Many of us have been chipping away at this fear and reluctance, usually from the bottom-up. Where we have failed in large part is in getting to the people at the top, those still wedded to old-style command-and-control management methodologies; those who were already in a senior position before the first computer entered their workplace; and those who still get their PAs to print off their emails. This has to change.

I’m going to do something about this. And this is what:

  • I’m going to try to crystallise the informal community of social good innovators I am connected to via Twitter – I suggest an online community (maybe a Ning) acting as a resource bank for innovation good practice, a source of mutual support, and a rallying point for action;
  • I am going to work with this community of people to try to get us speaking slots at big conferences where the senior people go. I am thinking of conferences like SOLACE and ADASS ;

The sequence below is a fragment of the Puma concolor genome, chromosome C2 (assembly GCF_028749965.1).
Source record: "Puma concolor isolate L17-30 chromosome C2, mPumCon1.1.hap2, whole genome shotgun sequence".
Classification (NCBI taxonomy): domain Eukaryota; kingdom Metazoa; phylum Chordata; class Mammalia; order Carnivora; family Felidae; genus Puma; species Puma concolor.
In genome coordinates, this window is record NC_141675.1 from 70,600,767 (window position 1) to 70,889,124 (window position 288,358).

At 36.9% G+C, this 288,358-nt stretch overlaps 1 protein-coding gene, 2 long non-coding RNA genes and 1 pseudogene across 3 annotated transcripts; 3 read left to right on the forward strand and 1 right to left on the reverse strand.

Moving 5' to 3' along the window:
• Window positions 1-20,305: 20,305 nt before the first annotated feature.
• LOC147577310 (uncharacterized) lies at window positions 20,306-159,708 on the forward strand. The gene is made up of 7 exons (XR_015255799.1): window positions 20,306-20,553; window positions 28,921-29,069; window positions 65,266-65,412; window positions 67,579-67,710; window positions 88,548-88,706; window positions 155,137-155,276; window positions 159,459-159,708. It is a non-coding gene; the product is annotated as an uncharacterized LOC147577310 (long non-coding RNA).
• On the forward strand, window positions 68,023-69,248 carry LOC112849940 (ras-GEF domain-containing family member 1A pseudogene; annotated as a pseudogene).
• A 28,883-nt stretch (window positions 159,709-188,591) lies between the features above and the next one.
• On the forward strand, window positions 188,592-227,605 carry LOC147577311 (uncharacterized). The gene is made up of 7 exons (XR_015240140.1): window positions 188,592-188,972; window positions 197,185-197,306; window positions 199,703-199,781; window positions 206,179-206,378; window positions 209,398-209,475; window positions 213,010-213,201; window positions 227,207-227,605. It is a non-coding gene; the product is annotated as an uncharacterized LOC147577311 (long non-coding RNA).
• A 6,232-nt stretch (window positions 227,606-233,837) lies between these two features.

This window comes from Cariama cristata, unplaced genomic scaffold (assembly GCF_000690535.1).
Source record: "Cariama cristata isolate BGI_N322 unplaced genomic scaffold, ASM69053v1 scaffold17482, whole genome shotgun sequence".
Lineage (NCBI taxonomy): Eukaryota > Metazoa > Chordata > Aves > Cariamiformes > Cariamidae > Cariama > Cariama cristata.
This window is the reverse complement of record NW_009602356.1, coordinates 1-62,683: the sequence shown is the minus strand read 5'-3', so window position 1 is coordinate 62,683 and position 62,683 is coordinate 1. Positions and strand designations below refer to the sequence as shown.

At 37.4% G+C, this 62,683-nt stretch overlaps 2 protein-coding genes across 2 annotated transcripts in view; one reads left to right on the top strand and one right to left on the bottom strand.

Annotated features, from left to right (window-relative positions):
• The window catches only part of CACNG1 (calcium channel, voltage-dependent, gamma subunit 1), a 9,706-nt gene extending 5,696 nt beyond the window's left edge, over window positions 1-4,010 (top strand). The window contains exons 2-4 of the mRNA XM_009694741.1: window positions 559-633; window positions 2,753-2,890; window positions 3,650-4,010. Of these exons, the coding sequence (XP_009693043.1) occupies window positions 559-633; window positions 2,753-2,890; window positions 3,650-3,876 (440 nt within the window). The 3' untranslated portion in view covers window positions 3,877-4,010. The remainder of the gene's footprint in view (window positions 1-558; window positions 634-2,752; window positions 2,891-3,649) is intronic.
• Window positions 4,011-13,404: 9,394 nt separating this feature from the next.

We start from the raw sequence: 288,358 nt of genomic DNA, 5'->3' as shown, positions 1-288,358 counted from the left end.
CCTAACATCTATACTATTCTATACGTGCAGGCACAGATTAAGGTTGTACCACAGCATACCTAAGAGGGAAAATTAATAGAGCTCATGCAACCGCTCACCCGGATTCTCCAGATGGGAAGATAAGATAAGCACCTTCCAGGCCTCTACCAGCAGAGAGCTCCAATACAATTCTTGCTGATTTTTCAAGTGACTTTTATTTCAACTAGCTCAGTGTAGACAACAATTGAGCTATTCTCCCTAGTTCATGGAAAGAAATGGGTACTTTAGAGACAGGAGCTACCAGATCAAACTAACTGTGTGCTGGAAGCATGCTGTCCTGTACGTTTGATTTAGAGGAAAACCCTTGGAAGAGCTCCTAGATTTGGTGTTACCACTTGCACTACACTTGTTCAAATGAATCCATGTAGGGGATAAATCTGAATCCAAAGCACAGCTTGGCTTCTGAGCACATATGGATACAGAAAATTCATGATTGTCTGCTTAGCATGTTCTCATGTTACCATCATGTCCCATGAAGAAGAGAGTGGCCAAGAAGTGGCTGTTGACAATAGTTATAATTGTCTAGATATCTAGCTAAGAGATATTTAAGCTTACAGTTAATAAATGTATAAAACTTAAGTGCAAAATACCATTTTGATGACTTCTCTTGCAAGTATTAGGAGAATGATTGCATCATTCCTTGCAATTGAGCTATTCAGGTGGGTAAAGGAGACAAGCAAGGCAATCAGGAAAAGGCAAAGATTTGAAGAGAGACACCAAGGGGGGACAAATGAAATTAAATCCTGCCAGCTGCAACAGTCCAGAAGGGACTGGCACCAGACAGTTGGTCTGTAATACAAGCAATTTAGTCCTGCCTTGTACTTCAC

• I am going to lobby for funding for this network. Shirley has a really good idea where this can come from below.

Who’s up for this approach? Maybe it’s all happening already. If it is, please let me now. Duplicated effort wold be wasteful.

HUGO Launch – all events should be like this

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I believe in practicing what you preach. And yesterday was a prime example of that. I did one of my presentations about Digital Storytelling and its role in digital inclusion at the launch of the HUGO project in Leeds. As I usually do, I focused on the fun and joy that is to be had out of using the internet, and how the best method for getting those on board who don’t use it is to focus on the enjoyment, entertainment and education they are missing out on. And I am really proud of the people I am working with at Leeds Federated Housing Association, particularly Sue Jennings and Keilly Harrower, for making the launch event the embodiment of those principles.